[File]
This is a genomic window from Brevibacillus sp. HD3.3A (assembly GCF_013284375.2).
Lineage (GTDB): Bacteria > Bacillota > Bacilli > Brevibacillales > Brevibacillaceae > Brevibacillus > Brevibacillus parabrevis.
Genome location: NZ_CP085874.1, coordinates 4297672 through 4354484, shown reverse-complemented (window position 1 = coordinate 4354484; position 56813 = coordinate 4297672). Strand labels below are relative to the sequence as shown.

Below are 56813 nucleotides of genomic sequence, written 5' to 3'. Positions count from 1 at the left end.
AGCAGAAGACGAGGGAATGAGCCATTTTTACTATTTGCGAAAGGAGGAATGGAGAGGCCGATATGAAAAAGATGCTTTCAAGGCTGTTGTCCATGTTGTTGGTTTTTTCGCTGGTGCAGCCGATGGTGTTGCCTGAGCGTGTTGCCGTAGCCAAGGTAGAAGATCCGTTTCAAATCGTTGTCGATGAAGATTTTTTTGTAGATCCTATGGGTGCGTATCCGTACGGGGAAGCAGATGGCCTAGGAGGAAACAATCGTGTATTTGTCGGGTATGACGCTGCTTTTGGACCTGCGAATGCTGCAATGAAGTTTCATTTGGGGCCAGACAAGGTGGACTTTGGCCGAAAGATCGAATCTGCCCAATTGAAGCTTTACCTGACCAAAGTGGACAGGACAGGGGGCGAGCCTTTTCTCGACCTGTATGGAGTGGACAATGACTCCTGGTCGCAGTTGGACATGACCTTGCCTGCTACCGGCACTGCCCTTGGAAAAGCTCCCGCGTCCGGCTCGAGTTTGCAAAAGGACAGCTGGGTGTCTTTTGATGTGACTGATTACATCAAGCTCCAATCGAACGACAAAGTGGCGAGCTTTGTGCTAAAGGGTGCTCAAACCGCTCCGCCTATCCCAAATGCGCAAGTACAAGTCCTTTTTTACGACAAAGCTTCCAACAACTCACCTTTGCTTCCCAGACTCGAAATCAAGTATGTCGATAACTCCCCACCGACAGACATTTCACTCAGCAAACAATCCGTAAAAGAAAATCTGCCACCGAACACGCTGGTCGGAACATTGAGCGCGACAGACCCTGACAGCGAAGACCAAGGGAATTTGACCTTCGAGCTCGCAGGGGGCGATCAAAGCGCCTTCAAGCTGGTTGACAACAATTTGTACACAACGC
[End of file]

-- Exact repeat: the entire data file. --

This is a genomic window from Brevibacillus sp. HD3.3A (assembly GCF_013284375.2).
Lineage (GTDB): Bacteria > Bacillota > Bacilli > Brevibacillales > Brevibacillaceae > Brevibacillus > Brevibacillus parabrevis.
Genome location: NZ_CP085874.1, coordinates 4297672 through 4354484, shown reverse-complemented (window position 1 = coordinate 4354484; position 56813 = coordinate 4297672). Strand labels below are relative to the sequence as shown.

Below are 56813 nucleotides of genomic sequence, written 5' to 3'. Positions count from 1 at the left end.
AGCAGAAGACGAGGGAATGAGCCATTTTTACTATTTGCGAAAGGAGGAATGGAGAGGCCGATATGAAAAAGATGCTTTCAAGGCTGTTGTCCATGTTGTTGGTTTTTTCGCTGGTGCAGCCGATGGTGTTGCCTGAGCGTGTTGCCGTAGCCAAGGTAGAAGATCCGTTTCAAATCGTTGTCGATGAAGATTTTTTTGTAGATCCTATGGGTGCGTATCCGTACGGGGAAGCAGATGGCCTAGGAGGAAACAATCGTGTATTTGTCGGGTATGACGCTGCTTTTGGACCTGCGAATGCTGCAATGAAGTTTCATTTGGGGCCAGACAAGGTGGACTTTGGCCGAAAGATCGAATCTGCCCAATTGAAGCTTTACCTGACCAAAGTGGACAGGACAGGGGGCGAGCCTTTTCTCGACCTGTATGGAGTGGACAATGACTCCTGGTCGCAGTTGGACATGACCTTGCCTGCTACCGGCACTGCCCTTGGAAAAGCTCCCGCGTCCGGCTCGAGTTTGCAAAAGGACAGCTGGGTGTCTTTTGATGTGACTGATTACATCAAGCTCCAATCGAACGACAAAGTGGCGAGCTTTGTGCTAAAGGGTGCTCAAACCGCTCCGCCTATCCCAAATGCGCAAGTACAAGTCCTTTTTTACGACAAAGCTTCCAACAACTCACCTTTGCTTCCCAGACTCGAAATCAAGTATGTCGATAACTCCCCACCGACAGACATTTCACTCAGCAAACAATCCGTAAAAGAAAATCTGCCACCGAACACGCTGGTCGGAACATTGAGCGCGACAGACCCTGACAGCGAAGACCAAGGGAATTTGACCTTCGAGCTCGCAGGGGGCGATCAAAGCGCCTTCAAGCTGGTTGACAACAATTTGTACACAACGC